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Television executive Garth Ancier, who was one of four men sued last month in Hawaii by Michael Egan III for teen sex abuse that allegedly occurred there in 1999, filed a motion to dismiss the case Thursday for lack of jurisdiction, quoting Egan’s own sworn deposition from 2003 to demonstrate that Ancier was never in Hawaii with him and that Ancier never sexually abused him.
Ancier’s filing included portions of a deposition in a 2000 sex abuse lawsuit filed by Egan and two others in which a potential witness said that Egan and a co-plaintiff offered to give the witness half of any recovery from the lawsuit. The witness – Melvin Berman, a personal chef to one of the 2000 suit defendants – said in the deposition that he didn’t believe that Egan and the other plaintiff had actually been abused. Ancier was not a defendant in the 2000 suit.
Accompanying his motion to dismiss, Ancier included declarations from his then-assistant and others that he didn’t travel to Hawaii during the period in question, and that Egan didn’t either. Ancier also said that he had reviewed his calendar entries, credit card statements, expense reports, telephone records and travel-related documents, and they “show that there is no way he could have been in Hawaii” as alleged in the complaint.
Goddard’s motion included copies of over 300 pages of receipts, theater and movie ticket stubs, and handwritten calendar pages to document his absence from Hawaii during the three-month time period at issue.
Neuman’s motion cited a 2003 declaration in which Egan said he’d “never had any kind of physical contact” with Neuman other than nonsexual social contact and that Neuman “never acted improperly.”
All four motions cite two passages in Egan’s deposition, which was taken in the course of a 2000 sex abuse lawsuit that Egan filed against three executives of the now-defunct Digital Entertainment Network (DEN). In one passage, Egan says he’s “never had any trips outside the continental U.S.” with the 2000 defendants, contradicting assertions in the 2014 suit that he did go on such trips, in groups that he asserted included both the 2000 defendants and the 2014 defendants.
In another passage, Egan says in response to a question about “this thing that happened to you” that no one other than the 2000 defendants had been “partaking in all this stuff.”
The 2014 lawsuits, filed in Hawaii federal court against Singer, Goddard, Neuman and Ancier, cover much the same time period and some of the same geography as the 2000 suit, yet the prior suit did not name or even mention the 2014 defendants.
Egan’s current counsel, Jeff Herman, has yet to offer an explanation of the omission despite publicly promising to obtain one. Nor has Egan’s counsel in the 2000 suit, who represented him as recently as 2011, provided any explanation as to why the 2000 suit didn’t name the four men whom Egan sued last month. Indeed, Neuman, like the 2000 defendants, was a top DEN executive.
The four 2014 defendants were each sued separately, but all of the suits are before the same judge, Susan Oki Mollway. Ancier’s, Singer’s and Goddard’s motions reserve the right to seek sanctions, while Neuman has already served a sanctions motion.
Herman and his media director did not immediately respond to a request for comment on Ancier’s motion to dismiss. However, Herman said previously, “Mike maintains that he was in Hawaii with the defendants and his mother maintains that she spoke to [2000 suit defendant] Chad Shackley and authorized him to take Mike to Hawaii on at least two occasions.”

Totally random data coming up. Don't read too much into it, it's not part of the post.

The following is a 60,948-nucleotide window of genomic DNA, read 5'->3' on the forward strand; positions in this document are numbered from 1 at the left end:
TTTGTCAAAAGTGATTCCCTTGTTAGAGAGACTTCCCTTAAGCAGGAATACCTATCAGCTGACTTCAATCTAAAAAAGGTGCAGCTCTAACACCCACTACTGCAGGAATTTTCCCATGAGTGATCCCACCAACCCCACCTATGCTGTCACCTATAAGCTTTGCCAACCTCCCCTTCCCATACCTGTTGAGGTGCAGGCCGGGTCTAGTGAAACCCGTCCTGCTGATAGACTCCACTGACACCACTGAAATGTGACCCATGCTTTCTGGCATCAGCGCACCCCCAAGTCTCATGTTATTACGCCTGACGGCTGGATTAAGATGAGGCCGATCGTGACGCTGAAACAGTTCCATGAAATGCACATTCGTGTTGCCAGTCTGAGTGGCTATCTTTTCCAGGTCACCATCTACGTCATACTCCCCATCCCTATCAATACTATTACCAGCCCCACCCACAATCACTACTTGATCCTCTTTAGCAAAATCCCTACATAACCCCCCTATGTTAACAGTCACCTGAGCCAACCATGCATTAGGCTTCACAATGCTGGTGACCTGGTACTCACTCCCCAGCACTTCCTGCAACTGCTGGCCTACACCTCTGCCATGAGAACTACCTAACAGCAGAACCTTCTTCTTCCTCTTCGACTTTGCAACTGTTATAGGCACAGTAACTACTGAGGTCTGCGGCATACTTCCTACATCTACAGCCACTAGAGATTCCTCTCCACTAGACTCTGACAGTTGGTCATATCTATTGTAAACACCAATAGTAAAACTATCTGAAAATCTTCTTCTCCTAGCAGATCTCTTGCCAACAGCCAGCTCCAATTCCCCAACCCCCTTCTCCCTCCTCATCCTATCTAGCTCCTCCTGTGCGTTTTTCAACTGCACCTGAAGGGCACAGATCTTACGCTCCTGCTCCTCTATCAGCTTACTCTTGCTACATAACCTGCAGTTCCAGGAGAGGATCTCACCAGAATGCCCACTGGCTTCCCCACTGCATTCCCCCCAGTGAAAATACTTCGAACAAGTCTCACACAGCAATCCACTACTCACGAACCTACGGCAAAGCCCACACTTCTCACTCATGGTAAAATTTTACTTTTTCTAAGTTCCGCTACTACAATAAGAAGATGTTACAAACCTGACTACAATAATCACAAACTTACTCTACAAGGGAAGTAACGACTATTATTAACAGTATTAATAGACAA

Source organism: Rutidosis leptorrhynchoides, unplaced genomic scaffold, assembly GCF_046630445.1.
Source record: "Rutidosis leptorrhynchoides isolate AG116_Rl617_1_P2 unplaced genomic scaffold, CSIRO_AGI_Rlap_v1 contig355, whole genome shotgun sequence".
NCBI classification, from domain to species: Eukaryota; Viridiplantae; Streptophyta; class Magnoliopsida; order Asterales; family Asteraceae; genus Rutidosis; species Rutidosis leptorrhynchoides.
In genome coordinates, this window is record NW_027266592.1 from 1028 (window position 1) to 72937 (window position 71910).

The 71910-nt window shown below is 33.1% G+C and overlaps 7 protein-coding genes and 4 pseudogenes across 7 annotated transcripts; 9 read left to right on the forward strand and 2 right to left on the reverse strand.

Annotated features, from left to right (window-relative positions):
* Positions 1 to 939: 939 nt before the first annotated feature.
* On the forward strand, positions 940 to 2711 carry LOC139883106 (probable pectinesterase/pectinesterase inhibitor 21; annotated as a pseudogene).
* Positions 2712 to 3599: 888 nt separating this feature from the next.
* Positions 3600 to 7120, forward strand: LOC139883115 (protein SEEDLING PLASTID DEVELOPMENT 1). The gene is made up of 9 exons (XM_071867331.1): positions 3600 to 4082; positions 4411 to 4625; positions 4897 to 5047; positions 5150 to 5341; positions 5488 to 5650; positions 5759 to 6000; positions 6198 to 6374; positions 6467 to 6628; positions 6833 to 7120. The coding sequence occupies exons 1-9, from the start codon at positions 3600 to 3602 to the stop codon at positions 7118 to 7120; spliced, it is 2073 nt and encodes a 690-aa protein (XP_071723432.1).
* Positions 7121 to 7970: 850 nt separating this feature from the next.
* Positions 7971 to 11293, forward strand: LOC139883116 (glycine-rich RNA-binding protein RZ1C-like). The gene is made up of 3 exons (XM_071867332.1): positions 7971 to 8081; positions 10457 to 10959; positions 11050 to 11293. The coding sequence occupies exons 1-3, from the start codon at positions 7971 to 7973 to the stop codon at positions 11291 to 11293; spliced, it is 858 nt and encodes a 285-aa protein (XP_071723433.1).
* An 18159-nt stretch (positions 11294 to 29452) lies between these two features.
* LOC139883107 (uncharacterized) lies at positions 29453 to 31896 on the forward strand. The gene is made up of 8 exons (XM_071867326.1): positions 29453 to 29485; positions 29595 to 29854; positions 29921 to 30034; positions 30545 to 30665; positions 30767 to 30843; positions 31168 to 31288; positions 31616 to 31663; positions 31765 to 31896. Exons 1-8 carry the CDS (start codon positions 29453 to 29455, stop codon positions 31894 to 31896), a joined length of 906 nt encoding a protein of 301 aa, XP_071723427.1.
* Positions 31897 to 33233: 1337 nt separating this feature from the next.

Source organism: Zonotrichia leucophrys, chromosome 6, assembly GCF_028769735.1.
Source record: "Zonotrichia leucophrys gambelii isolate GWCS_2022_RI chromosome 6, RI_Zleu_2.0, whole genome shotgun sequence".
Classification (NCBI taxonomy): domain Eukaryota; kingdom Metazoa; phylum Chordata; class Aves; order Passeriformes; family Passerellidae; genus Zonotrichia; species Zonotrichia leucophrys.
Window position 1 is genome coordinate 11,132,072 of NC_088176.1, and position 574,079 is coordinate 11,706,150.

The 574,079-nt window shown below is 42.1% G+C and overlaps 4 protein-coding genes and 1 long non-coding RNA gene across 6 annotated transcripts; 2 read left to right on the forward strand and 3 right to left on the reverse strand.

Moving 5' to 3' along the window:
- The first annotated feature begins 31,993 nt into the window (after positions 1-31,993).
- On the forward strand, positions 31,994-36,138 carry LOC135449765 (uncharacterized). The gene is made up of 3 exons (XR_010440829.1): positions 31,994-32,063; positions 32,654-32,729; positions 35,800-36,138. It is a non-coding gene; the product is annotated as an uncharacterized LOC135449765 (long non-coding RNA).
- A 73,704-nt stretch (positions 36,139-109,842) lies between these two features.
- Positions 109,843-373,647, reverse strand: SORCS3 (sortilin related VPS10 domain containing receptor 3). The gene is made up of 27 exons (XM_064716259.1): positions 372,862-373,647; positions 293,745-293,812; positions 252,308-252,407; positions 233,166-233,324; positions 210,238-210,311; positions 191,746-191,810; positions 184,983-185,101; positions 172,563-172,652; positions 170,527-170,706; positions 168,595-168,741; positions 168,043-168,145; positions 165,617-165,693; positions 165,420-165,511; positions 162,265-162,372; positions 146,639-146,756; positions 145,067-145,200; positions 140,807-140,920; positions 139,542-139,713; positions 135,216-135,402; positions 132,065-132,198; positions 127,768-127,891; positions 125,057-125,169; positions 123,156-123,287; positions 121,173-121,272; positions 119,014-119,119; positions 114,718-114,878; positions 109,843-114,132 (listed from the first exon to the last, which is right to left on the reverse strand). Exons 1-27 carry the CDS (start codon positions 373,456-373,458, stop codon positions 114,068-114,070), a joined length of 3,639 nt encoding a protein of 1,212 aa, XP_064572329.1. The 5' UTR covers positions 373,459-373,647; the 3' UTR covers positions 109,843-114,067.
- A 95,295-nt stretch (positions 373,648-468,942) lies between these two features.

In response to the Singer motion, Herman said, “I do have a response, but I am restricted in that I can only talk about what is in the court record. Many of the things being reported are being taken out of context or you’re only hearing one side of the story. At the appropriate time and in the appropriate venue, we will respond.”
Egan lives in Nevada and the four 2014 defendants in Los Angeles. The 2014 complaints premise the Hawaii court’s jurisdiction on the assertion that the alleged wrongful acts occurred there — but Egan’s sworn 2003 statements cast doubt on the court’s jurisdiction and, indeed, on whether the allegations in the 2014 suit are true at all.
A hearing on the motions to dismiss is scheduled for July 28. Egan’s responses to the motions are not yet due, and it’s unknown what approach Herman will take to the evidence that has surfaced.
Ultimately, Mollway has wide discretion in how to handle the motions. If she opts to decide them by simply reading the declarations and attachments, the legal burden of proof on Egan is quite light. Thus, seemingly, if he declares that he was indeed in Hawaii with the 2014 defendants, that might suffice notwithstanding his apparently contradictory 2003 statements and the other evidence. The suit would then move forward and ultimately, at trial, a higher and more balanced standard of proof would apply: the “preponderance of the evidence” standard.
But the startling contrast between those statements and the new lawsuits, coupled with the white-hot publicity that Herman has sought and obtained in the case, may put pressure on the judge to resolve the jurisdictional matter more decisively, even if that inevitably means treading into an early resolution of the case itself.
If Mollway goes in this direction, she could order discovery — depositions, written questions, and exchange of documents — on the issue of jurisdiction, and could even demand that the witnesses appear before her in open court and tell their apparently conflicting stories while she looks them in the eye. The preponderance of evidence standard applies under such a procedure, just as it would in a full-blown trial. Such a hearing would be unusual, but not beyond the judge’s power, and might be the only way to reliably determine just who was on the island of Oahu in 1999.
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